The insurance plans that are offered by insurance companies limit the cost of treatment in a given year. The insurance companies have different insurance plans for various sets of individuals and organizations. Individuals and organizations need to buy a specific insurance plan in accordance with their needs. Usually, organizations are required to record the number of

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insurance plans on a yearly basis. Individuals have the option to deposit funds on a monthly or an annual basis. Whenever the need for healthcare services arises, individuals or employees visit one of the hospitals or clinics that are on the list provided by a particular insurance company (O'Kane, 2011, p. 26).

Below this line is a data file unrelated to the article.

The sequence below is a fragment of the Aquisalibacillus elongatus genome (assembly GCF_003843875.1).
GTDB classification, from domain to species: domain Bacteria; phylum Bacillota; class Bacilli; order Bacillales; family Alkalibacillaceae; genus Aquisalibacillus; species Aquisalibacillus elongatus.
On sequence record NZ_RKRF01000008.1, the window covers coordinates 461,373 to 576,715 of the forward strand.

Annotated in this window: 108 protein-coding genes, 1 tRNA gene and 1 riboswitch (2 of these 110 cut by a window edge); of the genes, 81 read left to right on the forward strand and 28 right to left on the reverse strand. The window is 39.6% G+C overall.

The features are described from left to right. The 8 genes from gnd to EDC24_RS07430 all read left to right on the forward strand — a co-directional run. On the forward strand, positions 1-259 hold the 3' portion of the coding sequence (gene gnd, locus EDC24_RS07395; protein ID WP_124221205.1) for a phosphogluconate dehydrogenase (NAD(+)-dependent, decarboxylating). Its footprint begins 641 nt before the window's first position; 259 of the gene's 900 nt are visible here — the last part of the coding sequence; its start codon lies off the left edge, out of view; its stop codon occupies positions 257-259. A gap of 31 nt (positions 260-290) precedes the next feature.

Private health insurance is characterized by voluntary and profit-viable coverage. Currently, the Saudi Arabian government is funding healthcare capital and operating expenses. However, the government will not be in a position to meet the escalating demand for healthcare services and has devised a strong institutional system and effectual regulatory structure to promote private sector investment in healthcare. The private sector provides care for lifestyle diseases that are currently increasing among the Saudi population (Ahmad, 2012, p. 49).

Challenges and Future Concerns for Saudi Healthcare The major cost for healthcare providers is related to the employment of competent